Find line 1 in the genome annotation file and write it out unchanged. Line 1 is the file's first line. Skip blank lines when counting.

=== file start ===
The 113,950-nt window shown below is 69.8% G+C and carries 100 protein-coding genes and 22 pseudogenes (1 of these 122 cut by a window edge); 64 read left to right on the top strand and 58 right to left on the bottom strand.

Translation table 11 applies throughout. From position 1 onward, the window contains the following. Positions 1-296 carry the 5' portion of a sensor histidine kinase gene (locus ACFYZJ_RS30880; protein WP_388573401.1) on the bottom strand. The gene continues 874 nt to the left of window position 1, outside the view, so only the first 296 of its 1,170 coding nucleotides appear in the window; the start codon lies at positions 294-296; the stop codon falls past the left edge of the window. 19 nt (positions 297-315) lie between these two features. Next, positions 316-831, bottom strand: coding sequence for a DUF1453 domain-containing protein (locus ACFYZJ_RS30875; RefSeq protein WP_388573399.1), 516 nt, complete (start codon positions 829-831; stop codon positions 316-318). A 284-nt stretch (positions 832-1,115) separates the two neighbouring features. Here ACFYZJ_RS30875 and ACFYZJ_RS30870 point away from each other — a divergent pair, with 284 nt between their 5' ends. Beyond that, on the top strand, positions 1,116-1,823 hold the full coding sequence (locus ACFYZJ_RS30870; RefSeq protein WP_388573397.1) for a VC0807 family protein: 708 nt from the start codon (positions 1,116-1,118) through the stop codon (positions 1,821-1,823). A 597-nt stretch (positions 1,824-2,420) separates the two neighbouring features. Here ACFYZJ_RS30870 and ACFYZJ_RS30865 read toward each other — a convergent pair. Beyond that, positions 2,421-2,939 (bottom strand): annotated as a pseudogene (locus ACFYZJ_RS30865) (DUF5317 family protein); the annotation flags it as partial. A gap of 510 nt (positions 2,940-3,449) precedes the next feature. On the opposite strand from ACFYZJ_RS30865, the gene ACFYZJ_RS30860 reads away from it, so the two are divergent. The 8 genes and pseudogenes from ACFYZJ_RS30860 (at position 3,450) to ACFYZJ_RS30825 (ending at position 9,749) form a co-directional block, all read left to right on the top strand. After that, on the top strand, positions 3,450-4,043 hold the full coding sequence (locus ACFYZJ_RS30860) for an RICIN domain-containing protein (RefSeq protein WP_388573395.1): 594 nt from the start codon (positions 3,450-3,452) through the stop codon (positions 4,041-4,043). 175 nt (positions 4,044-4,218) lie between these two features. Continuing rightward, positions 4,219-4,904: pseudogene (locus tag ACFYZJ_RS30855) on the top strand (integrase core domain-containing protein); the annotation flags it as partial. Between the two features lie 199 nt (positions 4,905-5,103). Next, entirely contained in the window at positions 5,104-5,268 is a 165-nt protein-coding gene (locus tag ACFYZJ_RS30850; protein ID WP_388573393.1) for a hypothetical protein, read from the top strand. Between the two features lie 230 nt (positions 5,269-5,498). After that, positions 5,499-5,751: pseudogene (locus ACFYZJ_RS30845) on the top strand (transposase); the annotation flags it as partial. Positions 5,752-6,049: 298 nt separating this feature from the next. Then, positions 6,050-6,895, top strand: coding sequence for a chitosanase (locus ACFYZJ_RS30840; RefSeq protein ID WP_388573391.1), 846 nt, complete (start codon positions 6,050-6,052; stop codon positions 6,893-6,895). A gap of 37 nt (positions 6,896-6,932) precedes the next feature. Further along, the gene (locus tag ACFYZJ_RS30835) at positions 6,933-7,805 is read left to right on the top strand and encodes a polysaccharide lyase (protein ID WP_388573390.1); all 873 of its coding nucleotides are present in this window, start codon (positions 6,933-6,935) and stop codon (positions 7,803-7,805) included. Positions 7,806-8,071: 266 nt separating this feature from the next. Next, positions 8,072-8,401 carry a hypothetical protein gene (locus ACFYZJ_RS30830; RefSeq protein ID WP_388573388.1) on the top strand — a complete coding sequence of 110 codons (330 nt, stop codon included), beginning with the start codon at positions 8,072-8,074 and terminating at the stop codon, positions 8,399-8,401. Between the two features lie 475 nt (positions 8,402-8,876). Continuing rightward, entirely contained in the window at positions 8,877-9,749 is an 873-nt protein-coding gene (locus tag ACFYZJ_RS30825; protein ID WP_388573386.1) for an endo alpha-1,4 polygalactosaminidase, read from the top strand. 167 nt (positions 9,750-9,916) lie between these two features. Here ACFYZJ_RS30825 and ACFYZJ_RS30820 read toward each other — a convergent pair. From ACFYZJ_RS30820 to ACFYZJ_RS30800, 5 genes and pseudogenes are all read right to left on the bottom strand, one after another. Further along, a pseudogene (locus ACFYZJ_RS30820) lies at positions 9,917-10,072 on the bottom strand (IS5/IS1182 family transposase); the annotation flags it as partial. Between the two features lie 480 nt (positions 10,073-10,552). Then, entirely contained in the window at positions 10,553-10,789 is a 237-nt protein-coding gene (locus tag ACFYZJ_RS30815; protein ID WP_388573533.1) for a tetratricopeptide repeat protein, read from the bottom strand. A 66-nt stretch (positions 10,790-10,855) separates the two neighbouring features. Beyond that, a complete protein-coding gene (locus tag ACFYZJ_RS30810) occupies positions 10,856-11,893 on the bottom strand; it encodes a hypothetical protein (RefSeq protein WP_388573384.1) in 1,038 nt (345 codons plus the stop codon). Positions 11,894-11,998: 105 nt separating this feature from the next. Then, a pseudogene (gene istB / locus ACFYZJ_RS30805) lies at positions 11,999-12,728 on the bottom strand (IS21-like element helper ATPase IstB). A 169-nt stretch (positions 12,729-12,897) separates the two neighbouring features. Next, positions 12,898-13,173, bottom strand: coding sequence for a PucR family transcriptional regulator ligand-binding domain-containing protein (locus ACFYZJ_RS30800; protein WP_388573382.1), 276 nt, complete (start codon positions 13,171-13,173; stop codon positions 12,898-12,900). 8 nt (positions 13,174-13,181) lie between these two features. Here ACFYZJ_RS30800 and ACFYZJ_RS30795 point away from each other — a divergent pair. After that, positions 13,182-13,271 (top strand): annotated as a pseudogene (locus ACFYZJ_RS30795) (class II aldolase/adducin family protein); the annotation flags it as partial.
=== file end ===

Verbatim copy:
The 113,950-nt window shown below is 69.8% G+C and carries 100 protein-coding genes and 22 pseudogenes (1 of these 122 cut by a window edge); 64 read left to right on the top strand and 58 right to left on the bottom strand.